(Muslim, Bukhari)

 

Allah has created Mankind with proportion and beauty that He placed in us. We are unique beings that Allah created with Allah’s perfection, but what makes us imperfect is our nafs, desires, lusts and human needs and wants. We are not angels who are pure, but strive for purity and closeness to Allah.

 

Muslims are those who believe in Allah and His Messenger the Prophet Muhammad (SAW) and strive to better themselves every day. This is the very basic definition of a Muslim. Yet we are fallible, we make mistakes and will fall in our lives. However, our community makes it hard for those who sin, fall or make mistakes to forgive themselves and also seek the forgiveness of Allah. We’ve become a community that is quick to condemnation and anger, but slow to mercy, leniency and forgiveness. The Prophet Muhammad SAW was a mercy to all the worlds, yet we fail as a community to exhibit this virtue of mercy. We demand perfection from imperfect individuals and when they do slip up or make a mistake we jump on those individuals without even giving them a chance to explain themselves or defend themselves. We fail to look for excuses for our brothers or sisters. Thus, we see our Muslim brothers and sisters repelled from the masjid at first, then the Muslim community, then Islam all together.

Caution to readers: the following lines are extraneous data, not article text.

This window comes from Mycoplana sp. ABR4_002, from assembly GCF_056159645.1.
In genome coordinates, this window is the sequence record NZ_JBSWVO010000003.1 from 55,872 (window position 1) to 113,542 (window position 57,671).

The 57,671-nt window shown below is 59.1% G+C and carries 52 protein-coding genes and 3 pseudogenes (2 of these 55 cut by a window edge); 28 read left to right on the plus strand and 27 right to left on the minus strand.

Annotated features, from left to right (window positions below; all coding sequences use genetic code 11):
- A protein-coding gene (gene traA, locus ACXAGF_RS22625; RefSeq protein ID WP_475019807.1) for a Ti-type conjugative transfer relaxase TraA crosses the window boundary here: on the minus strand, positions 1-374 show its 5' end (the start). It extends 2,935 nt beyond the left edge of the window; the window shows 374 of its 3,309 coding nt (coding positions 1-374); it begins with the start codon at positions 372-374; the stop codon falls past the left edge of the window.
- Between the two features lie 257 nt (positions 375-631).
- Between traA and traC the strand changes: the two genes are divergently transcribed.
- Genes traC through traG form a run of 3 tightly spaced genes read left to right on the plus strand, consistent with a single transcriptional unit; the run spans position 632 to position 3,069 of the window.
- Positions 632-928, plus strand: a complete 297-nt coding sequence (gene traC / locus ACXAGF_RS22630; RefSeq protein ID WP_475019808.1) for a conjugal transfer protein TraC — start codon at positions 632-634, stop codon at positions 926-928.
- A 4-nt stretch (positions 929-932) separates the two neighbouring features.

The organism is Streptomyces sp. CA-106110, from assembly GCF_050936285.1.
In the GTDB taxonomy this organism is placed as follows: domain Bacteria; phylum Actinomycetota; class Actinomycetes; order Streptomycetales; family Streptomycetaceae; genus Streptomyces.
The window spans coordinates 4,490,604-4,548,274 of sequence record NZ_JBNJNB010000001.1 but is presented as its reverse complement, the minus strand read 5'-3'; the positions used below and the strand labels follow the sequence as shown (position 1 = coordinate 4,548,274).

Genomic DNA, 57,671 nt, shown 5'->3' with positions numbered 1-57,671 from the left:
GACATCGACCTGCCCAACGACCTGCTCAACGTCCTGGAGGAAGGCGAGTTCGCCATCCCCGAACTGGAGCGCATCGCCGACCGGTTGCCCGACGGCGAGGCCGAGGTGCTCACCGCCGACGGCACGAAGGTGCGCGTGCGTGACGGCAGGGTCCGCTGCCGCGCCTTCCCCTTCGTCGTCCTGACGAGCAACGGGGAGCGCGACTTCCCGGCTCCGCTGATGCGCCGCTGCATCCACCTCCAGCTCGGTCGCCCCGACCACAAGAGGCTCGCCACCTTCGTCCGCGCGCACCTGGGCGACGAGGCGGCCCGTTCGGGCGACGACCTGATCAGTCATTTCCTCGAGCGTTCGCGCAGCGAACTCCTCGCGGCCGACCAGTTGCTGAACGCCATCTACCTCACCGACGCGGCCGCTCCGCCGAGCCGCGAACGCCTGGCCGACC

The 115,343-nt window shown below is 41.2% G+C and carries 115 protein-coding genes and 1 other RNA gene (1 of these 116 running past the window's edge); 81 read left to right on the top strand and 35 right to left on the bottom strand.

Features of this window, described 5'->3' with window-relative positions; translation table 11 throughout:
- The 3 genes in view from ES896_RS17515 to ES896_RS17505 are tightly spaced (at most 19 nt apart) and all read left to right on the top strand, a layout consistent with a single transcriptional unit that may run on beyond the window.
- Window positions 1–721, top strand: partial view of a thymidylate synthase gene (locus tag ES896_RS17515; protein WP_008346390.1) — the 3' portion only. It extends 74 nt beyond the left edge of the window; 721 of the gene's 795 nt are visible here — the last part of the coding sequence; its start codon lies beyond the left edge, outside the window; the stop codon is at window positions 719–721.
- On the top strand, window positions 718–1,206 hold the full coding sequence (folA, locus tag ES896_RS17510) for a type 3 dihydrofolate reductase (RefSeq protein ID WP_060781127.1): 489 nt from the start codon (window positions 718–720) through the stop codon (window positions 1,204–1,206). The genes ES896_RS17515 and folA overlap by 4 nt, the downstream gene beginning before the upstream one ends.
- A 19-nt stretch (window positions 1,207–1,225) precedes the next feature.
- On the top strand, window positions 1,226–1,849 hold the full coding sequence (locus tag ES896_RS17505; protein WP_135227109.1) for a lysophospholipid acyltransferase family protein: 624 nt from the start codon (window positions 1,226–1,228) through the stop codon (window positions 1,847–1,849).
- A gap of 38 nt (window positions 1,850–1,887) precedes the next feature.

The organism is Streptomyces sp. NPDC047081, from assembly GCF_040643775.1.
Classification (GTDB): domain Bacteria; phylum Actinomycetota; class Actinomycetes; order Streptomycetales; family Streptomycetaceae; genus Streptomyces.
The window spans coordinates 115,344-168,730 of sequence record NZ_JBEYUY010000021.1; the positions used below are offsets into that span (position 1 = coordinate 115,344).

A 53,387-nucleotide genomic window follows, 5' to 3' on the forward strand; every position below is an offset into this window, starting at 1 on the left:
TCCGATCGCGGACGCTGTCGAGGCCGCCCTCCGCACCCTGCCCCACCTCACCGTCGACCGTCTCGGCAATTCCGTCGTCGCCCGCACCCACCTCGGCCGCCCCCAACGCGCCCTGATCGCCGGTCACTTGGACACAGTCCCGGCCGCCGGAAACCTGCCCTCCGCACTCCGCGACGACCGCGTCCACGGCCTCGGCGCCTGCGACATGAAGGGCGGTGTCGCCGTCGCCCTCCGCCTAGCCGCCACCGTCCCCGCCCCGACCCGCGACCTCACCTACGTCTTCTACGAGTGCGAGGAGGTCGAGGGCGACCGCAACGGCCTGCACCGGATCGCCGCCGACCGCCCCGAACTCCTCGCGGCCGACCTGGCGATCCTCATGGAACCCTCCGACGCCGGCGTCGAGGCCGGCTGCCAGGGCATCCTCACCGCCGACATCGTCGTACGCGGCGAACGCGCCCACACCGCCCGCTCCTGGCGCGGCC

Our community is facing immense pressures and is not immune to the challenges and problems other ethnic, racial and religious communities are facing. The Muslim community has issues ranging from domestic violence, drug addiction, pornography addiction, failing family structures, divorce, and the list goes on and on. We fail to understand that Muslims are not immune from these issues. We cannot naively think that “A Muslim would never do ______.” It’s a reality that Muslims are human beings with weaknesses just like anyone else. We will fall, we will make mistakes and we most certainly will sin. What makes it difficult for Muslims to recover from sin and their shortcoming is the quick condemnation or repulsion by their fellow brothers and sisters. This is further complicated and amplified by social media. A person can say one statement and it spreads like wildfire and may become a fitnah (trial) for someone’s faith in Allah or Islam. Thus, we need to watch what we say not only in person, but also online.